Stuck between a rock and a hard place – can ecotourism be a solution for conservation?

Ecotourism is an industry that is booming in the most biodiverse and fragile parts of the world. In her presentation at the University of Edinburgh Conservation Science Conference 2016, Mollie McCulloch presented a strong argument for ecotourism as a tool for conservation. She argued that allowing people to see the beauty of nature first hand, whilst also providing an income for the local communities, can doubtless be a good thing.

Or can it?

Mollie unearthed evidence suggesting ecotourism may not be the silver bullet many people claim it to be. Yes, ecotourism can provide an income, but that money is often unevenly redistributed within the local community. The seasonal nature of tourism leads to an inconsistency of income, and there are many cases where ecotourism is to blame for the loss of livelihood of local populations1, 2. Most worryingly perhaps, ecotourism could be on its way to become a victim of its own success. As more people are interested in the natural world, and this industry grows, so does the impact on the environment. This is threatening the very core of the ecotourism business model3.

But these issues are just a drop in the ocean when the successes in the ecotourism industry are taken into account. A great example is the partnership between local Ese-Eja community and a private hotel called Posada Amazonas near Puerto Maldonado in the Peruvian Amazon. A study found that this union is responsible for increasing household income by 15%4.

It is not only the local communities who benefit from ecotourism. The enrichment of travel is endless; take a child on safari and you may be sewing the seed of a future conservationist5. A study in Mon Repos, Australia found that 99% of surveyed visitors wanted to conserve sea turtle after they had experienced them in their natural habitat6.

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A young teenager discovers nature ©Isabel Hoffmann

We must be realistic about the issue at hand. Like many endeavours in this world, money in conservation is a limiting resource. Substantial funds are needed to upkeep, enforce and make national parks – the most common method for conservation – worthwhile for stakeholders – be they governments, conservation NGOs or local communities. It may not be a perfect solution, but ecotourism can help to provide that money.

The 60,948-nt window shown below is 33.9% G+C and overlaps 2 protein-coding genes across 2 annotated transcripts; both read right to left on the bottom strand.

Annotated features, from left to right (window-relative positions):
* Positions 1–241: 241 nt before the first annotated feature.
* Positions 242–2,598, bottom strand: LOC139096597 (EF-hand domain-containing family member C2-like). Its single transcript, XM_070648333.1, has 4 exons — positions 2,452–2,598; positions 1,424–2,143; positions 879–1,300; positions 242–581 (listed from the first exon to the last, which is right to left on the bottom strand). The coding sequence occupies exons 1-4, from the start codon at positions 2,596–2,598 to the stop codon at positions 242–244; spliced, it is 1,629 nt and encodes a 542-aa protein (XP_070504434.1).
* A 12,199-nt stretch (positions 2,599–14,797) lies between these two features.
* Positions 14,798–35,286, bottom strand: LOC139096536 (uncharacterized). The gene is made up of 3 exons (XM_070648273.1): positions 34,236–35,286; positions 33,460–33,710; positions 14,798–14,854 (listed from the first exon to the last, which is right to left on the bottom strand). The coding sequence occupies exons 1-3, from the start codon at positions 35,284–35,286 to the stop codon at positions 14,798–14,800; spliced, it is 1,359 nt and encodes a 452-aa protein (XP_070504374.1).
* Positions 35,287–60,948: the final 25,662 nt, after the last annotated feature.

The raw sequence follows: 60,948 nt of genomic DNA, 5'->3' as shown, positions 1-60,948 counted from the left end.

by Isabel H.

 

Sources and Further Reading:

  1. Stone, M. and Wall, G.(2004). Ecotourism and community development: case studies from Hainan, China. Environmental management, 33(1), pp.12-24.
  1. Naughton-Treves, L., Holland, M.B. and Brandon, K.(2005). The role of protected areasin conserving biodiversity and sustaining local livelihoods. Annu. Rev. Environ. Resour., 30, pp.219-252.
  1. Stem, C.J., Lassoie, J.P., Lee, D.R. and Deshler, D.J. (2003). How ‘eco’ is ecotourism? A comparative case study of ecotourism in Costa Rica. Journal of sustainable tourism, 11(4), pp.322-347.
  1. Stronza, A. (2007). The economic promise of ecotourism for conservation. Journal of Ecotourism, 6(3), pp.210-230.
  1. Hill, J.L and Gale, T.(2009).Ecotourism and Environmental Sustainability: Principles and Practice. Ashgate, England.
  1. Tisdell, C and Wilson, C. (2005).Perceived impacts of ecotourism on environmental learning and conservation: turtle watering as a case study. Environment, Development and Sustainability, 7, pp291-302

Images:

  1. http://voices.nationalgeographic.com/2014/08/12/the-eseeja-from-a-cotton-thread-in-the-sky-to-protectors-of-the-amazon/
  2. http://inhabitat.com/guests-can-sleep-among-the-trees-in-perus-posadas-amazonas-jungle-lodge/posadas-amazonas1
  3. Own photograph featuring younger brother

 

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